In 1965, at the age of thirty-six, Maha Ghosananda left Cambodia and journeyed to the isolated forests of southern Thailand, where he became a disciple of the noted meditation master, Achaan Dhammadaro. Maha Ghosananda had been in the monastery just four years when the United States began bombing his country, and a full-scale ground war broke out the next year. "They told us, 'Do not let Cambodia's suffering imprint on your minds. Do not let it disturb your concentration.' Still," he says, "we cried for Cambodia every day."
But he remained in his Thai forest retreat for nine more years, as the war and then holocaust in Cambodia raged. Practicing mindful meditation, Ghosananda's inner peace grew, and he waited and prayed for a chance to help his people.
The dusty road to Sakeo was teeming with war-torn refugees. Under the scorching sun, streams of men and women, elders and children - bodies thin and broken, eyes sunken, faces baked and cracked from heat and exposure - wove their way along the dry, red earth. They staggered from exhaustion and wept from thirst, moving slowly and haltingly.
It was 1978. These were the survivors of the killing fields, fleeing the horrors of war, forced labor, genocide, and religious repression in Cambodia. Behind them were the bones of loved ones, the ashes of cities and villages, rice fields and temples. Ahead, just over the border with Thailand, were refugee camps and hope for survival.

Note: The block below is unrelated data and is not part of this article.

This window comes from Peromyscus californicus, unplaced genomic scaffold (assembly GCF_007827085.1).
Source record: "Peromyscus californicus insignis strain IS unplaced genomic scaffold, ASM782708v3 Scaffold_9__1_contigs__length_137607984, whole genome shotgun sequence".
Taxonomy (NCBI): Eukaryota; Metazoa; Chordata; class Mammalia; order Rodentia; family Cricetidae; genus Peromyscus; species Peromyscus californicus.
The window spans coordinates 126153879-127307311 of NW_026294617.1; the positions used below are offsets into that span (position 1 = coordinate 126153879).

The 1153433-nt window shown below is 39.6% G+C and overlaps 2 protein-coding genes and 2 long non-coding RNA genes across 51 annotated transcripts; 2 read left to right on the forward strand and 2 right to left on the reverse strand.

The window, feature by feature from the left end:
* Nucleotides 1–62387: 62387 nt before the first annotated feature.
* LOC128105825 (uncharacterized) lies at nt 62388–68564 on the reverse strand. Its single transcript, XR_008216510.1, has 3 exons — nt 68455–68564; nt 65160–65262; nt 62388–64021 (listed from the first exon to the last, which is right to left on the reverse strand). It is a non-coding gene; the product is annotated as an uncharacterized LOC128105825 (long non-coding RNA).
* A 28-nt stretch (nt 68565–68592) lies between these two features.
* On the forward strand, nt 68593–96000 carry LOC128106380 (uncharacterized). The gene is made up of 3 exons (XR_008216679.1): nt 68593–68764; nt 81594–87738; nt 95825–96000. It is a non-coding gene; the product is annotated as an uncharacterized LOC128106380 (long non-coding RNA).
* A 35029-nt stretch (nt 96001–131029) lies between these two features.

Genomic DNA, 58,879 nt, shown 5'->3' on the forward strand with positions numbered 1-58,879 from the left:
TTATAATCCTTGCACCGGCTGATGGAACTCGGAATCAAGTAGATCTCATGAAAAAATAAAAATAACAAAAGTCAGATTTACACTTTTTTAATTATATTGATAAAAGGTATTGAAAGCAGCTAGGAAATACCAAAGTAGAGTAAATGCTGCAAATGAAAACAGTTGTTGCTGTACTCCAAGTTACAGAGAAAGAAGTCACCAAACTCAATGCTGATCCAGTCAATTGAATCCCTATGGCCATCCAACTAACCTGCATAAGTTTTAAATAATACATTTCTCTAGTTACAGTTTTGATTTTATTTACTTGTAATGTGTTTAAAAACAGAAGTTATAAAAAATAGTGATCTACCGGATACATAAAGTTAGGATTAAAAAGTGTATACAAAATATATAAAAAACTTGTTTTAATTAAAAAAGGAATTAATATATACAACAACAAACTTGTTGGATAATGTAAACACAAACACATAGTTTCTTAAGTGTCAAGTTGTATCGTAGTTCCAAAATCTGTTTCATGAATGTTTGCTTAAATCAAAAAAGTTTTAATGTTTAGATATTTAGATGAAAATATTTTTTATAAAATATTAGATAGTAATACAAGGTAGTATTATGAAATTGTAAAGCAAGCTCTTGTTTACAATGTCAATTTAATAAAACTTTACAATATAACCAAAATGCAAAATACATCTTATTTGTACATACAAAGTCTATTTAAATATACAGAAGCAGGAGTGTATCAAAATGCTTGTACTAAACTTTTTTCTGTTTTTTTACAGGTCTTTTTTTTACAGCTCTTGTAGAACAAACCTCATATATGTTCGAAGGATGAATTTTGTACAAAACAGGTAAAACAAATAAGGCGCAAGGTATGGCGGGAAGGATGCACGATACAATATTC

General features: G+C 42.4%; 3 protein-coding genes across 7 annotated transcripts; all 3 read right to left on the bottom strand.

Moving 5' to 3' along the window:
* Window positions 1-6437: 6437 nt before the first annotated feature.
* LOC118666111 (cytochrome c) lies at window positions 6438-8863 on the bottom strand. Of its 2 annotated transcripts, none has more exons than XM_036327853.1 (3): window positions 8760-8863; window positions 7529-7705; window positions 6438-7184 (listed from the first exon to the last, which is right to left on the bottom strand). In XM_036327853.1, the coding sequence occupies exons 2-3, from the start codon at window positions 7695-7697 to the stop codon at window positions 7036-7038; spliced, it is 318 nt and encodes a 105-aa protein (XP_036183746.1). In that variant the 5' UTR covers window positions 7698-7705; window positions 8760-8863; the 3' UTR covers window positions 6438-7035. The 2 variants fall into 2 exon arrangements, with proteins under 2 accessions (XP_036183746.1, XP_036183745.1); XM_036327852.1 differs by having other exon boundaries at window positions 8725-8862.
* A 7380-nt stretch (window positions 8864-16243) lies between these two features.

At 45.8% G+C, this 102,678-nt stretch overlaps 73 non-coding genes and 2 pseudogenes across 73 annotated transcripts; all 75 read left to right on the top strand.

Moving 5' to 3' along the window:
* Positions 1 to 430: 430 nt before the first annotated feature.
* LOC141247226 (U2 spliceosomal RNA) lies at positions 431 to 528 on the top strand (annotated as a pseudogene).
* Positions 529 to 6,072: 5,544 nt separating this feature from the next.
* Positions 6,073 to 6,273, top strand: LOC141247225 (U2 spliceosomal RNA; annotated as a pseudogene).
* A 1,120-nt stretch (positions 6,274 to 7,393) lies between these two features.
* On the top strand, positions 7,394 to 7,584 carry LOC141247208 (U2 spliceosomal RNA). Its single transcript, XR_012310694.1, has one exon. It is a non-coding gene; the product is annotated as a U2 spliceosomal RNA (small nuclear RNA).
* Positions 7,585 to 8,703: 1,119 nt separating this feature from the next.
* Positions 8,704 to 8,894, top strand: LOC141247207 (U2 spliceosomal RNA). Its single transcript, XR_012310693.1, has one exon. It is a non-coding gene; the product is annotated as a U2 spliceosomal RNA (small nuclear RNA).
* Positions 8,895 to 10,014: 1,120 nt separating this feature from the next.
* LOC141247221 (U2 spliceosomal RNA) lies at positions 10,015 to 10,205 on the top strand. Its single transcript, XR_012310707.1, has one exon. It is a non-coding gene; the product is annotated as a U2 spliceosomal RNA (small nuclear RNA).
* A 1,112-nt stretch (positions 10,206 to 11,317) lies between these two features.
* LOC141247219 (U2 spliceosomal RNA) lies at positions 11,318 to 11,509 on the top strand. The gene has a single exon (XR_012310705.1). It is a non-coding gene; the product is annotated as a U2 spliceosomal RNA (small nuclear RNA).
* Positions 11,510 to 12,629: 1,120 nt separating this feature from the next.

Fifty miles away, on a steep, winding pass, an ancient bus creaked its way down the mountain. Maha Ghosananda was perched cross-legged on a hard seat with his head bowed, his eyes closed, and his saffron robe draping gracefully to the floor. Overflowing with compassion, Maha Ghosananda was making his way toward Sakeo Camp. One of just a few Cambodian monks who had not perished under the Khmer Rouge, he traveled alone, arriving at Sakeo's gates three days after the first refugees.
Passing through the checkpoint, Ghosananda walked slowly toward the center of the camp, and as he did so the gloom that had enveloped the camp instantly turned to excitement. Refugees rushed to gaze at his saffron robe, the long-forbidden symbol of Buddhist devotion. Many peered from a safe distance, overwhelmed with anxious memories of the years of Khmer Rouge rule, when to express such devotion was to invite torture or death.
Ghosananda reached into his cloth shoulder bag and pulled out a handful of tattered pamphlets-copies of the Metta Sutta, the Buddha's words of compassion and forgiveness for the oppressor. He offered one to each refugee within reach, bowing his head in the traditional gesture of respect.
In that moment, great suffering and great love merged. Centuries of Buddhist
practice rushed into the consciousness of the refugees. Waves of survivors fell
to their knees and prostrated, weeping, their cries
Since that first visit to Sakeo, Maha Ghosananda has worked tirelessly for peace and for the rebuilding of Cambodia. It is a task that he has had to begin again and again, as the successive attempts to bring stability to that long-suffering country have collapsed or fallen victim to factionalism, incompetence, or the greed of corrupt leaders. Following the example of the Buddha, all of Ghosananda's efforts have been permeated with loving kindness, the force that he believes is powerful enough to "overcome the world."
content stolen from http://www.peacecouncil.org/rpcfal98.html#anchor2613929 for the betterment of mankind. :-)